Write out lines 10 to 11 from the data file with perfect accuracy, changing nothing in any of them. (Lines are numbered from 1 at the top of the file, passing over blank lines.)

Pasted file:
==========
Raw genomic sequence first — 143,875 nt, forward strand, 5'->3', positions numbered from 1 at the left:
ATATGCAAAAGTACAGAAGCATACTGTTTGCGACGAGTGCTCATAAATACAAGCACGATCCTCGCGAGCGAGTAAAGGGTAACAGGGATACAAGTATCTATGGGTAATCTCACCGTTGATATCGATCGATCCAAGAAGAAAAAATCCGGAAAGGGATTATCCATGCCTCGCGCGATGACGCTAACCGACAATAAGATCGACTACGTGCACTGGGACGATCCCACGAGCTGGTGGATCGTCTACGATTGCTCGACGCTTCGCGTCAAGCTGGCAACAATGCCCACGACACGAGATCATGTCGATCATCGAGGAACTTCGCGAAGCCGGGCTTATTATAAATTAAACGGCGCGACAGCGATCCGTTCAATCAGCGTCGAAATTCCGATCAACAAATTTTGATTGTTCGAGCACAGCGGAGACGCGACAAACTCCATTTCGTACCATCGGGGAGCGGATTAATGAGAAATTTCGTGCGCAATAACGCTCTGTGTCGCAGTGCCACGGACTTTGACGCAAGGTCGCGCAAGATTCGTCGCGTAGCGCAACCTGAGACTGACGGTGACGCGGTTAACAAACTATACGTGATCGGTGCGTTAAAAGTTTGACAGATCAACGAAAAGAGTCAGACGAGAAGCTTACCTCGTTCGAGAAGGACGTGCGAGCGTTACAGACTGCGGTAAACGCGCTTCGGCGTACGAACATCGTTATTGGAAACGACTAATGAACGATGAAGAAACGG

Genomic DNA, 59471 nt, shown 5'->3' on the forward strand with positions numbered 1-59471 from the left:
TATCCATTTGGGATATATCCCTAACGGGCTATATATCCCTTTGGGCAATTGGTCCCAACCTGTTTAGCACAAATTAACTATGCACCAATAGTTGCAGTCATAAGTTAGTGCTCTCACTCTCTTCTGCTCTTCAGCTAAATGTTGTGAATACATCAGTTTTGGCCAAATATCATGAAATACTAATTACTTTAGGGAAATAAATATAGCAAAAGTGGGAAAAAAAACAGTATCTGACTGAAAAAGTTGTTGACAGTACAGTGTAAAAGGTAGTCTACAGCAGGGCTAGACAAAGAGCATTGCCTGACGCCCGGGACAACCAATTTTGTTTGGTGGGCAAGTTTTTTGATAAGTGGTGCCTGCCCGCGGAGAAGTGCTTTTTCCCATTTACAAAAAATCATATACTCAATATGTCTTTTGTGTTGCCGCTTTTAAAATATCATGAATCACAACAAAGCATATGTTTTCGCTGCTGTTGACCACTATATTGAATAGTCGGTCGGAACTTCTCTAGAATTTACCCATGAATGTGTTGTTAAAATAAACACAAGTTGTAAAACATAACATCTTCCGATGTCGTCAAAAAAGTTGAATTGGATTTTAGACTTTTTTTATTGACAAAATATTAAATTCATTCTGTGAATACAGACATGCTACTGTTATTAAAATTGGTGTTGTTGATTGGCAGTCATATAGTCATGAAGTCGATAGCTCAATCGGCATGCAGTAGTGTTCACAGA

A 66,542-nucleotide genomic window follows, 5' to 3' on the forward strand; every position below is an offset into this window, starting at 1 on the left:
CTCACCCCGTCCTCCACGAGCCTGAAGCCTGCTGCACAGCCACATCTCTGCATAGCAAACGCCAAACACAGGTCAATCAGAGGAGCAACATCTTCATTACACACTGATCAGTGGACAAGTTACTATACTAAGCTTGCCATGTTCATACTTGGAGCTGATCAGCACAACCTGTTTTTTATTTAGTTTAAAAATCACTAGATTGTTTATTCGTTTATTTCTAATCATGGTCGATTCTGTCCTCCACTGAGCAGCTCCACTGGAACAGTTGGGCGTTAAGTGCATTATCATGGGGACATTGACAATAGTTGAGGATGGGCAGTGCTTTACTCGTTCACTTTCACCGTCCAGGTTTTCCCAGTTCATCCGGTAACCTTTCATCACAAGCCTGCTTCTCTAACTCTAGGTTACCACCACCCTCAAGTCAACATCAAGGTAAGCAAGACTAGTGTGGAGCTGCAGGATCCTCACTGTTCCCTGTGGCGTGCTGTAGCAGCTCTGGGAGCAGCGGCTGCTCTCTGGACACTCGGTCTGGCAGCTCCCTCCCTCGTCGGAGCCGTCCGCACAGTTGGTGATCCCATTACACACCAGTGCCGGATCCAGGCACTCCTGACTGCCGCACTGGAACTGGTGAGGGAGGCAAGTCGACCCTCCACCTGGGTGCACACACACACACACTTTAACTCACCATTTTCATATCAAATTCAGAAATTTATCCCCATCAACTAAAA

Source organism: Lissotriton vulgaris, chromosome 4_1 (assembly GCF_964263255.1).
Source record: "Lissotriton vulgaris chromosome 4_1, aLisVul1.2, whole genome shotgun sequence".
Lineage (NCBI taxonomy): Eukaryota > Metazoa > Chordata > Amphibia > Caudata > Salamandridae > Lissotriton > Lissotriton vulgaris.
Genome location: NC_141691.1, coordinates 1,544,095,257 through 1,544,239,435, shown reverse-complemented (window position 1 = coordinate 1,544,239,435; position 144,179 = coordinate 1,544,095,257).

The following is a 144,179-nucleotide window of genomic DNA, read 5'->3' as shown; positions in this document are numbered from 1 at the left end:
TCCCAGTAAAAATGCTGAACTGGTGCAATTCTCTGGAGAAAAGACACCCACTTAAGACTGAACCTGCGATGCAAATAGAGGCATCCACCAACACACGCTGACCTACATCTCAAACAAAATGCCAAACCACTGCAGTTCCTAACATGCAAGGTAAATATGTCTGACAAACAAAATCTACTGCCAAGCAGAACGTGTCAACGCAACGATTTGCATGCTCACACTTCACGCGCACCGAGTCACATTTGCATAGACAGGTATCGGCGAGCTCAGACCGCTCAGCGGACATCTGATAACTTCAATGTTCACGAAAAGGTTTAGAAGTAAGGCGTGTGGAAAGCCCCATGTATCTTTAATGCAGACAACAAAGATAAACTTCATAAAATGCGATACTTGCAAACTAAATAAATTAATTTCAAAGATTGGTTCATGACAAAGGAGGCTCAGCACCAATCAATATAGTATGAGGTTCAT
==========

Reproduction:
Genome location: NC_141691.1, coordinates 1,544,095,257 through 1,544,239,435, shown reverse-complemented (window position 1 = coordinate 1,544,239,435; position 144,179 = coordinate 1,544,095,257).

The following is a 144,179-nucleotide window of genomic DNA, read 5'->3' as shown; positions in this document are numbered from 1 at the left end: